If $\psi$ is a predicate that is definable in $FOL(\in,=)$ by a formula from parameters in $V$, then if $\psi$ hold of the class $\small ORD$ of all ordinals in $V$, then the class of all cardinals in $V$ satisfying $\psi$ is non empty and is isomorphic on membership with $\small ORD$

Formally this is: $\psi(\small ORD) \to \forall x (x = \{y| \ y \text{ is a cardinal } \wedge \psi(y)\} \to x \neq \emptyset \wedge x \cong \small ORD)$

Now this axiom scheme is to be added on top of axioms of the following theory formulated in first order predicate logic with extra-logical primitives of equality, membership and a single primitive constant symbol $V$ denoting the class of all sets.

The axioms are those of first order identity theory +

  1. Extensionality: $\forall x (x \in a \leftrightarrow x \in b) \to a=b$
  2. Foundation over all classes: $\exists m \in x \to \exists y \in x (y \cap x = \emptyset)$
  3. Class comprehension axiom: if $\phi(y)$ is a formula in which the symbol $``y"$ occurs free, then all closures of: $\exists x \forall y (y \in x \leftrightarrow y \in V \wedge \phi(y))$ are axioms.

Define $\{|\}: x=\{y|\phi(y)\} \iff \forall y (y \in x \leftrightarrow y \in V \wedge \phi(y))$

  1. Transitivity: $x \in V \wedge y \in x \to y \in V$

  2. Supertransitivity: $x \in V \wedge y \subseteq x \to y \in V$

  3. Pairing: $a,b \in V \to \{a,b\} \in V$

  4. Set Union: $a \in V \to \{x| \exists y \in a (x \in y)\} \in V$

  5. Power: $a \in V \to \{x| x \subseteq a\} \in V$

  6. Limitation of size: $|x| < |V| \wedge x \subset V \to x \in V$

Where $``||"$ denotes cardinality function defined in the usual manner.

Now its clear that this theory goes beyond $ZFC$, since $\small ORD$ would provably be a regular cardinal and so the set of all regular cardinals in $ORD$ must be isomorphic on membership with $ORD$, and so we must have inaccessible cardinals in $ORD$, actually it is even simpler than that, simply take the property of being "inaccessible cardinal" which is definable in the pure language of set theory, clearly $ORD$ fulfills that, so there must be an inaccessible cardinal in $ORD$. However it is not clear to me how far this theory can go to?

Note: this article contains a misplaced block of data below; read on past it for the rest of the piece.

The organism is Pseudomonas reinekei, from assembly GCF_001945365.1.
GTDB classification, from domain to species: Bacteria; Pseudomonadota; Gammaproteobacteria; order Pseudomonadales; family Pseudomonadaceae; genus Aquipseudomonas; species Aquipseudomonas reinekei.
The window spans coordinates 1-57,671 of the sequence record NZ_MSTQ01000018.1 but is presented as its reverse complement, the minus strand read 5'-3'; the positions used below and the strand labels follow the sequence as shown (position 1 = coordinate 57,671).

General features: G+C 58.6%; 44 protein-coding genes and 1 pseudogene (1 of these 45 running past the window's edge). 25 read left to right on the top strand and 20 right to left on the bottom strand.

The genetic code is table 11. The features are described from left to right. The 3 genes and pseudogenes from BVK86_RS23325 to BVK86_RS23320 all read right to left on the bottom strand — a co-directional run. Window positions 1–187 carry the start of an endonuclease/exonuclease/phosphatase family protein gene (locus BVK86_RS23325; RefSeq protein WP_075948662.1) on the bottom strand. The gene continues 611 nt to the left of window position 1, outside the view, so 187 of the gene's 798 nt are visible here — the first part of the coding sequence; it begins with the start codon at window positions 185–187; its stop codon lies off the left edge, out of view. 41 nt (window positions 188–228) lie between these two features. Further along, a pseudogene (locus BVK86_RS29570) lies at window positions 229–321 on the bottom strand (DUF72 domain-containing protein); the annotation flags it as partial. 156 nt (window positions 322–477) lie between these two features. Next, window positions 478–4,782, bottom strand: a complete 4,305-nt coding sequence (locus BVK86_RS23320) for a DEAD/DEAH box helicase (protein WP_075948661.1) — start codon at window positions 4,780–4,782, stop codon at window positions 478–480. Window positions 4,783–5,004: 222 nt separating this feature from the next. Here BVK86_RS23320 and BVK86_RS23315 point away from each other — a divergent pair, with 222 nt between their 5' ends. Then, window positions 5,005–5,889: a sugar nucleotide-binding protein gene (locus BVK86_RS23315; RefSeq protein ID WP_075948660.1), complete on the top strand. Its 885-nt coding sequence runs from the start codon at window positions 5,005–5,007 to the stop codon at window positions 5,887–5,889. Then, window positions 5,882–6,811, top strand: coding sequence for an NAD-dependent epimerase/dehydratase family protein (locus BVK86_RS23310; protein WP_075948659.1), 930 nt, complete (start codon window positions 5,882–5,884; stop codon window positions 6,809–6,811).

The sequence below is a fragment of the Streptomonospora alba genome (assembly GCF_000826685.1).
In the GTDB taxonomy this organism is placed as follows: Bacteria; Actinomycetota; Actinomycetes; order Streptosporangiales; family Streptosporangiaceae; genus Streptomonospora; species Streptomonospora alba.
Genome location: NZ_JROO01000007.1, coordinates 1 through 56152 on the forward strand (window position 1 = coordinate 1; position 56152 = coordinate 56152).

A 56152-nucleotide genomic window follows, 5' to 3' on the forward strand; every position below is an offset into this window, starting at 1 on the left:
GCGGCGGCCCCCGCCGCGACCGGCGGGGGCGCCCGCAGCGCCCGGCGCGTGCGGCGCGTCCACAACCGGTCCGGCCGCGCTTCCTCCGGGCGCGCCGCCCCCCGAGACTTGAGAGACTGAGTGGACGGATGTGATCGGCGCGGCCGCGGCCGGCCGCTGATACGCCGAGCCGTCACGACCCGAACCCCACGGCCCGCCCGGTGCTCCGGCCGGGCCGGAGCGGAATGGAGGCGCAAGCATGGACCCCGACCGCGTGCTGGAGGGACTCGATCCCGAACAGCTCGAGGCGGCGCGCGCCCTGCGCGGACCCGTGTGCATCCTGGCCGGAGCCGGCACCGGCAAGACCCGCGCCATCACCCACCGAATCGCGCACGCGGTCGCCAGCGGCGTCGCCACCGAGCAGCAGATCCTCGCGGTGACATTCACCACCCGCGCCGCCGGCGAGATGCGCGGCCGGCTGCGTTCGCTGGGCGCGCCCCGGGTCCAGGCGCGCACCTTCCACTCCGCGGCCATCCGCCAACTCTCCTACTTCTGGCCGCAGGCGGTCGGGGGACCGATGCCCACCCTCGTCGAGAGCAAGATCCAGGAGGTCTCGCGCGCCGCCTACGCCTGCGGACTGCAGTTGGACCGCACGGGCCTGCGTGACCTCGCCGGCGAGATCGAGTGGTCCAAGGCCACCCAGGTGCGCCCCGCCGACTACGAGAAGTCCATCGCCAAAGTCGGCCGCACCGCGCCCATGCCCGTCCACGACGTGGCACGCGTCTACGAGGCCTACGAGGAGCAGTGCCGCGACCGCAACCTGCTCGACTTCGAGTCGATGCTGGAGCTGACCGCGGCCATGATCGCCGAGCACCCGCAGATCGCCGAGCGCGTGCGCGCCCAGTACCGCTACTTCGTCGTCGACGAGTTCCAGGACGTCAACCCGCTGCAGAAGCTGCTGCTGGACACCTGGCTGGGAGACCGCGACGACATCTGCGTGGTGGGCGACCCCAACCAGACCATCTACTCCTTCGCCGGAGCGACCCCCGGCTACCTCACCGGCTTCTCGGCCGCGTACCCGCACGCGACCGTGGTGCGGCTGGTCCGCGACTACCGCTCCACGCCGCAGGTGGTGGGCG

Question: what is the consistency strength of this theory?

  • $\begingroup$ Note that over ZFC, "unbounded in $ORD$" is the same as "$\in$-isomorphic to $ORD$." So this simplifies things substantially. $\endgroup$ – Noah Schweber Dec 13 '18 at 0:05
  • $\begingroup$ I am confused by your intuitive explanation. If something holds for all ordinals, it therefore holds for all cardinals. So the class of cardinals satisfying that property is all the cardinals, and is therefore isomorphic to the ordinals. Where do we go beyond ZFC here? $\endgroup$ – Asaf Karagila Dec 13 '18 at 7:22
  • $\begingroup$ @AsafKaragila if something holds for $ORD$, i.e. holds for the CLASS of all ordinals in $V$, this doesn't mean that it holds for every ordinal in $V$, you are confusing the class for its members. For example take the predicate $\psi$ to be $\text{ "is regular"} $, clearly $ORD \text{ is regular}$, but that doesn't entail that every ordinal in $ORD$ is regular, nor does it mean that all cardinals in $ORD$ are regular. $\endgroup$ – Zuhair Al-Johar Dec 13 '18 at 12:11
  • 2
    $\begingroup$ I don't understand $\psi(ORD)$ in your notation, then. It's not a first-order statement. What is it, then? $\endgroup$ – Asaf Karagila Dec 13 '18 at 12:13
  • $\begingroup$ $ORD$ is an object of our universe of discourse, so $\psi(ORD)$ is a first order logic formula. $\endgroup$ – Zuhair Al-Johar Dec 13 '18 at 12:15

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